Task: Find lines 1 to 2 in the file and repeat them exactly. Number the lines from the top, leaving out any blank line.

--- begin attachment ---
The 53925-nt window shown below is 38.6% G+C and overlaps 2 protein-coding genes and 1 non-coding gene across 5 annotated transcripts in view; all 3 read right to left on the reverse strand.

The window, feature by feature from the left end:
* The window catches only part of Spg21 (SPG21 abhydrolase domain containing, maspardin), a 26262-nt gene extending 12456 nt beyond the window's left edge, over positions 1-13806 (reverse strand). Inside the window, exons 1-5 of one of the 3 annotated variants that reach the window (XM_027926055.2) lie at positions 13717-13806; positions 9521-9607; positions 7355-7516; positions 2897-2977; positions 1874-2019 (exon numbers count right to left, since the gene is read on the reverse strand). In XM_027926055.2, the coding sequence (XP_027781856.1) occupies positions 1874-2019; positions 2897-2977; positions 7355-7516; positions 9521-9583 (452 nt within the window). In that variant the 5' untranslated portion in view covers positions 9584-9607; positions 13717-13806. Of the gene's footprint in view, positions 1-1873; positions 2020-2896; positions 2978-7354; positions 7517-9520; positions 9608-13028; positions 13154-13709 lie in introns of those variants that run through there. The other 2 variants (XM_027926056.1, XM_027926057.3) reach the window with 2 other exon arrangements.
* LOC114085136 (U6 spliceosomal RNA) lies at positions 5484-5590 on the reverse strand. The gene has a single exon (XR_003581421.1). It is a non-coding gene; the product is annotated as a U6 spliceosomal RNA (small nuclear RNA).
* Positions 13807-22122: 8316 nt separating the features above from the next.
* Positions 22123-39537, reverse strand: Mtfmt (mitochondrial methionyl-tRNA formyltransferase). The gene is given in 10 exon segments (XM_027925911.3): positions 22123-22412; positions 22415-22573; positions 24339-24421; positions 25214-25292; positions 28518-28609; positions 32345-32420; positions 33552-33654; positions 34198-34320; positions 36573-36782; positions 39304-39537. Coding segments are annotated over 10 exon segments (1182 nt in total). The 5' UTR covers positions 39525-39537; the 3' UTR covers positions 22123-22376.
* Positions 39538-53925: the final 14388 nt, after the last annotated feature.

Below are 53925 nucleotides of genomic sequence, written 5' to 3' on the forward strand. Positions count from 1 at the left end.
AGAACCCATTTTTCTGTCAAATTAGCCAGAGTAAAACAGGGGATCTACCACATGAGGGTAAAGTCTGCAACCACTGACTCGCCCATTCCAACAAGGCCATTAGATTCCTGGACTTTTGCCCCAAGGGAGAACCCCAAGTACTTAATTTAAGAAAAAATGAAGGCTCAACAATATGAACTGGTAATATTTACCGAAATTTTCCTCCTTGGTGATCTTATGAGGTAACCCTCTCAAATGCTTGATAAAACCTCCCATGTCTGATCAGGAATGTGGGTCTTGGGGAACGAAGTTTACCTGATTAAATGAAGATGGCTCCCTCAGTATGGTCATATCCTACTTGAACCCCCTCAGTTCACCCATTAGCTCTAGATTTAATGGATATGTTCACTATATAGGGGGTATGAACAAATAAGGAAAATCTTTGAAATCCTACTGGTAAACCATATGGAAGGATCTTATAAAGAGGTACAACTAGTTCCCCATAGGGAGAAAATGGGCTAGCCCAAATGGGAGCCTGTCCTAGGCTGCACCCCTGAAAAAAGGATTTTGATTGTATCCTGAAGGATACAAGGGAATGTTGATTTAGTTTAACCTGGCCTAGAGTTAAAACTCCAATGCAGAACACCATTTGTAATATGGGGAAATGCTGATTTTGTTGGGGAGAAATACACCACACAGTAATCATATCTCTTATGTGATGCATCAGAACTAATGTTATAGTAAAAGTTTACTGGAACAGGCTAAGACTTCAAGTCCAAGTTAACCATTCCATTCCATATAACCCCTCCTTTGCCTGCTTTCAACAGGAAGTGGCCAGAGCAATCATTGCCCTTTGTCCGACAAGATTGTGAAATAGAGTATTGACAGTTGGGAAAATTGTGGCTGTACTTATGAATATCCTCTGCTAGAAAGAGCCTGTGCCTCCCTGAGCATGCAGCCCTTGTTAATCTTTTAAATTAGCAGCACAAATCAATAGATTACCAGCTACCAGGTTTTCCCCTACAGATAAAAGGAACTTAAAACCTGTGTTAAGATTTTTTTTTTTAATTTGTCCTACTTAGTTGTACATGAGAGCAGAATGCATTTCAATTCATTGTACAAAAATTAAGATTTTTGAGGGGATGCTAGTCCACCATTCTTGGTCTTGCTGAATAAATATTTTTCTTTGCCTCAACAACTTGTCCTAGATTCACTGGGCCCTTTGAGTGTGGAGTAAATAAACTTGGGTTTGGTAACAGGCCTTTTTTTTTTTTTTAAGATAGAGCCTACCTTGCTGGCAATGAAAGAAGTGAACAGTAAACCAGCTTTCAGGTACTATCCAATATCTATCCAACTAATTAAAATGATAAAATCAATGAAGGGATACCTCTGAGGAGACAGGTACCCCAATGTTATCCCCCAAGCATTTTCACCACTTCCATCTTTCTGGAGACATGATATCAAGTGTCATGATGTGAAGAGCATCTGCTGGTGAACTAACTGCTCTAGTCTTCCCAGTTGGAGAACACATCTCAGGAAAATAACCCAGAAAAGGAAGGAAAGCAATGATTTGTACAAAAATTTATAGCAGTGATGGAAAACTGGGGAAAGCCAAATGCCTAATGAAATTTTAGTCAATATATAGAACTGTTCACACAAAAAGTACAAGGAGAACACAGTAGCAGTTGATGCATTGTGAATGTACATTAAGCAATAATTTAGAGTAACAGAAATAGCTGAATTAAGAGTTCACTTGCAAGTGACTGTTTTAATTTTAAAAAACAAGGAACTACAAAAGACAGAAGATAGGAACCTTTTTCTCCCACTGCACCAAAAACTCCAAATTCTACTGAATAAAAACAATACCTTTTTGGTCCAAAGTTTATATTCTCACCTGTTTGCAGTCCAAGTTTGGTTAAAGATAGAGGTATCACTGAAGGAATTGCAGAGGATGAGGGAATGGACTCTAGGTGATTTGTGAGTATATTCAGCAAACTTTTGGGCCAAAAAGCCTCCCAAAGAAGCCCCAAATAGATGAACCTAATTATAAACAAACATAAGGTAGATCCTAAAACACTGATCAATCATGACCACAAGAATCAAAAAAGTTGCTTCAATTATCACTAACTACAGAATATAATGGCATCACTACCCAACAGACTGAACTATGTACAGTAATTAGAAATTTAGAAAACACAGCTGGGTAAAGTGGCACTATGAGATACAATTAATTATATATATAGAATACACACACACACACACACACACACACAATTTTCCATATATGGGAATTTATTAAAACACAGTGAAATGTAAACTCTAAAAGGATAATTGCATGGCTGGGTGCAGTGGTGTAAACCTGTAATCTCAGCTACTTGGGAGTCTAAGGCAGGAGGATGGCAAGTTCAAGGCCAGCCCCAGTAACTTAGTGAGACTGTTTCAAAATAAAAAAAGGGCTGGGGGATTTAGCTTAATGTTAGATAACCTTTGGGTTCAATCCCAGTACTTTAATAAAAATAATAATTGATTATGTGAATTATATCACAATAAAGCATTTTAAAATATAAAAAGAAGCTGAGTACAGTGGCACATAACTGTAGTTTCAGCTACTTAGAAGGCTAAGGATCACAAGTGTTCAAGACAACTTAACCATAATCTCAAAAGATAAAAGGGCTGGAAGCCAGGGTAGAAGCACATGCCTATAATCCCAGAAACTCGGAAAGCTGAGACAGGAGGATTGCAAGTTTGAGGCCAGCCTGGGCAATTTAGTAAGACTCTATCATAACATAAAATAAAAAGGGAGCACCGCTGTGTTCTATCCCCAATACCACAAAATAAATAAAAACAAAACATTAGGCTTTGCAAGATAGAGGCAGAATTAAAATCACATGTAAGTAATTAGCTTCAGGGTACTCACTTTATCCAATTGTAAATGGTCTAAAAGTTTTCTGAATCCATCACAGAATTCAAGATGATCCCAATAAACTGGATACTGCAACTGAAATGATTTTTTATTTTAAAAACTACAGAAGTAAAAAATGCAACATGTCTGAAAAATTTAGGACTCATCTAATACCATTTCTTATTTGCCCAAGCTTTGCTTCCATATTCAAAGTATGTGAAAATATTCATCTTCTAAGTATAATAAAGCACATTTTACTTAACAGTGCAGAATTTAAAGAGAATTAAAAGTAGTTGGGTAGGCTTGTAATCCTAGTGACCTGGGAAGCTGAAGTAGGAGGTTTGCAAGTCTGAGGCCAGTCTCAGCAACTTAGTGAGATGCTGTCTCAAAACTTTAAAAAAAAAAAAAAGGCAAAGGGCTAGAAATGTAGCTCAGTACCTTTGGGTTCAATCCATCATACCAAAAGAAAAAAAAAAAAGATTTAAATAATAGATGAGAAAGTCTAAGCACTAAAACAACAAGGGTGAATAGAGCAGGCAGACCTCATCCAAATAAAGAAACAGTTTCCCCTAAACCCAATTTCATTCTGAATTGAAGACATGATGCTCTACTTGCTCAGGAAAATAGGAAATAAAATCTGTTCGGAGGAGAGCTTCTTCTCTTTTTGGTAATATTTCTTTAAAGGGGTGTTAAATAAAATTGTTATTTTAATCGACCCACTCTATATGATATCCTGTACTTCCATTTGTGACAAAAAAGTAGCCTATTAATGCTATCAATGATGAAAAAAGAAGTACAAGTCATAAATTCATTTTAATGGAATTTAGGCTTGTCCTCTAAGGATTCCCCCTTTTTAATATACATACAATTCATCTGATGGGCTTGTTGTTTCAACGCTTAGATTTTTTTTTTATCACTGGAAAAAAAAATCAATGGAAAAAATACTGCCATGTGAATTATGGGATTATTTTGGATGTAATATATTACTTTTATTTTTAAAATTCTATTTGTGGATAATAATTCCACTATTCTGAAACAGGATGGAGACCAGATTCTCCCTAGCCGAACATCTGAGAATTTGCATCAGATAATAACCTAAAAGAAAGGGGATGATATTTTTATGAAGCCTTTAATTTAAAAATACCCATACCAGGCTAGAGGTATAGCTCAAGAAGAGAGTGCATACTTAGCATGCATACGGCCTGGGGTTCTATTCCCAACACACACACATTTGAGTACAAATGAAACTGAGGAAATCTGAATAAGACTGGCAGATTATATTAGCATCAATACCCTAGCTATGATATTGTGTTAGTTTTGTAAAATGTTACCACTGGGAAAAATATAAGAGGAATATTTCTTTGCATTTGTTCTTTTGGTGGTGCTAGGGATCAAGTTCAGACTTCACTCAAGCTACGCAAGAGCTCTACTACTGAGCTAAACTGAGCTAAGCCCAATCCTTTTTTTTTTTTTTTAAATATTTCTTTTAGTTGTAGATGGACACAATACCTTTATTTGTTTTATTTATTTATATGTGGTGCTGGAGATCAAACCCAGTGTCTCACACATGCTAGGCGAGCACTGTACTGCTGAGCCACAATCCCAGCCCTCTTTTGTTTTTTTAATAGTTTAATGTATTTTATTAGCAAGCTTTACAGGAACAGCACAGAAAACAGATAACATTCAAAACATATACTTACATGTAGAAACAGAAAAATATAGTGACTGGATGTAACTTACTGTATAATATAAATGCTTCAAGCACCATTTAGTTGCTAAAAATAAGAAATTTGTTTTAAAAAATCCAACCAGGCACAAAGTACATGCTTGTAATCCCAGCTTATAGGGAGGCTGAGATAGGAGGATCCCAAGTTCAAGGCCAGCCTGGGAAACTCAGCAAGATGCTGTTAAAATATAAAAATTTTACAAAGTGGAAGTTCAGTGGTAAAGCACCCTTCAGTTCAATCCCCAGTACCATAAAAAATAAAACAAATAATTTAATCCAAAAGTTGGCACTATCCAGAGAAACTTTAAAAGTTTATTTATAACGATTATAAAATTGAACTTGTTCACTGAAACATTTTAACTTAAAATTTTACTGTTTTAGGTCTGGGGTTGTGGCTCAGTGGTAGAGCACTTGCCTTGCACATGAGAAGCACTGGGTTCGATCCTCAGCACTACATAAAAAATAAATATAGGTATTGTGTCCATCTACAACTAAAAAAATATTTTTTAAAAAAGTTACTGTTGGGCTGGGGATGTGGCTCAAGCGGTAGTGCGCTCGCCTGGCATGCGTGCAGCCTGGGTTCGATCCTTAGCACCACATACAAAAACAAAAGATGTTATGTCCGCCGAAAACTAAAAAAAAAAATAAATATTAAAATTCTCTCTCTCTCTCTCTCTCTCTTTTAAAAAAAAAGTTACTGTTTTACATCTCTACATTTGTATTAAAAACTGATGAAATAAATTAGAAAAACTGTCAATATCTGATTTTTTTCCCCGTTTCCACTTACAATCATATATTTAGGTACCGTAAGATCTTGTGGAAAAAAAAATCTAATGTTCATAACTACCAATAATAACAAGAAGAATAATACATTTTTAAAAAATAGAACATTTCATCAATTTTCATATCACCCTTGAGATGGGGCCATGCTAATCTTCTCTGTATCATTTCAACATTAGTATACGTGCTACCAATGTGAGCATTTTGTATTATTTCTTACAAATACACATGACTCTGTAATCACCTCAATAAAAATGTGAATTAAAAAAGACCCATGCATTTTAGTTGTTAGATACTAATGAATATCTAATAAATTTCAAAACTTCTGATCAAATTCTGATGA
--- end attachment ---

The 53925-nt window shown below is 38.6% G+C and overlaps 2 protein-coding genes and 1 non-coding gene across 5 annotated transcripts in view; all 3 read right to left on the reverse strand.

The window, feature by feature from the left end: